A Living Spirituality

I hope your religion
has plenty of roses
and lots of sunrises.
I hope your faith
is full of smiles
and alive with joy.
I hope your spirituality
tastes good,
smells sweet,
and holds you kindly.

I recently finished reading a book called The Spirituality of Imperfection. (Side note: it doesn’t indicate it clearly in the title or book jacket that it has a significant emphasis on AA and the assumption seems to be that the people who are reading it will be AA members.)

As I read it, I started to reflect on the glorification of suffering in some religious perspectives as well as the ascetic mystical traditions that encourage extremes of self-denial (only eating one a meal a week, wearing only a single rag, sleeping on a board without a blanket or with a rock for a pillow, etc.) and how sometimes these seem to be held up as admirable examples or goals to attain. I wrote this short poem above spontaneously while talking to my husband about the book and then read the poem aloud during a small online circle.

Goddess spirituality to me is a spirituality of joy, of embodiment, of presence, and feeling. It is a living spirituality of embodied knowing and truth. It is about being in your body, about loving where you are, about being alert to the everyday magic and ordinary enchantment that surrounds you, and about trusting the world to hold and nourish you.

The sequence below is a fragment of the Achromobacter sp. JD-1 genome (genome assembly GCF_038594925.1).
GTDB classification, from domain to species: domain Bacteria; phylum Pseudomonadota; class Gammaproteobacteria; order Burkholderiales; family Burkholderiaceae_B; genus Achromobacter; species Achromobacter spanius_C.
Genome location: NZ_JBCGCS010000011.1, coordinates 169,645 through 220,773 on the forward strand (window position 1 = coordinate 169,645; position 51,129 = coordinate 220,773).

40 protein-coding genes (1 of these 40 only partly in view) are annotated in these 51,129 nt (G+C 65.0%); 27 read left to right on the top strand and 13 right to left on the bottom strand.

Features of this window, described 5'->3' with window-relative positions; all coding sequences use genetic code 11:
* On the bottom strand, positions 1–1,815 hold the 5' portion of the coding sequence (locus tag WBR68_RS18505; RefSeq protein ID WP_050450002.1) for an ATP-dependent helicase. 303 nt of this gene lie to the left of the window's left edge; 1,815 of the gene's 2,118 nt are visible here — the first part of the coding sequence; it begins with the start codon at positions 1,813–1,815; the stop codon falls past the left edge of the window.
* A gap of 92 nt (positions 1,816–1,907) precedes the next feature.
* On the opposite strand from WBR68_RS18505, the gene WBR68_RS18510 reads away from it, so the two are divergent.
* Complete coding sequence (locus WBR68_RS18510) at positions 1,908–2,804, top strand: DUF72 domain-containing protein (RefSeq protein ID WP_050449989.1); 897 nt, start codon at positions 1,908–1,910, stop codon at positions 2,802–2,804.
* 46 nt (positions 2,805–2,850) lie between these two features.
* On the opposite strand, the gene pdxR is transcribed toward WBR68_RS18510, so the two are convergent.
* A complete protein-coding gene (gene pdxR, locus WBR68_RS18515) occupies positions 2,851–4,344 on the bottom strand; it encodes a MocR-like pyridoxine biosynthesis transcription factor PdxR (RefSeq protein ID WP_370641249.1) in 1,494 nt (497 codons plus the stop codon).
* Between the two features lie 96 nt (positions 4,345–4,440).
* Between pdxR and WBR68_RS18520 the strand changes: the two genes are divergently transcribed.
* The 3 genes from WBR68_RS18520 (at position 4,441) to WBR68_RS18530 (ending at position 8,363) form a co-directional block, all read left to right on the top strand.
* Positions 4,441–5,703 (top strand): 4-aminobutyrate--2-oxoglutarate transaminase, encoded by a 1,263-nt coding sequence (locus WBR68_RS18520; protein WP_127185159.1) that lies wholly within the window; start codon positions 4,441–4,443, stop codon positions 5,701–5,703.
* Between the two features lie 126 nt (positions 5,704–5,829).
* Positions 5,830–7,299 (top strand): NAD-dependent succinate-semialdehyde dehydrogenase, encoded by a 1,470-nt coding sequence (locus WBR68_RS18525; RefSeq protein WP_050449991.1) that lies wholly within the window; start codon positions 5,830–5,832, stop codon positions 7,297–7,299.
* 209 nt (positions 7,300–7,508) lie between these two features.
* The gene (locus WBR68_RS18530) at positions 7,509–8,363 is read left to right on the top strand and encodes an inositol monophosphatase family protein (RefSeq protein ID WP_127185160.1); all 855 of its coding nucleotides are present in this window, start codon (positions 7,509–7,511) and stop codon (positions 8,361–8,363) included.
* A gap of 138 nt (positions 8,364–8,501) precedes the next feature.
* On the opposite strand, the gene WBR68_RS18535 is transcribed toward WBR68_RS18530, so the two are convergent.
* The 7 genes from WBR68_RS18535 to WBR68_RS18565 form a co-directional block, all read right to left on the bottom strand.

When we arrived at the beach, I started writing a new book, which has started to flow forth like it was already formed and just waiting for me to sit down at the keyboard. I’ve written 44,000 words since we arrived on January first and I think I’m going to have a complete (rough) new book by the time we return home at the end of the month. It is primarily about devotion and daily practice, about walking a goddess-centered path, about a spirituality that holds you kindly.

“When religious ideologies and their associated spiritual practices begin to  take us away from our lives instead of connecting us to the center of  ourselves, we need to be willing to let them go. To not be in a hurry to  replace them. Instead, we can shift our focus back to the ordinary and  bless it with the gift of our full attention. Then watch in awe as it brims with holy light.”

Mirabai Starr, Wild Mercy


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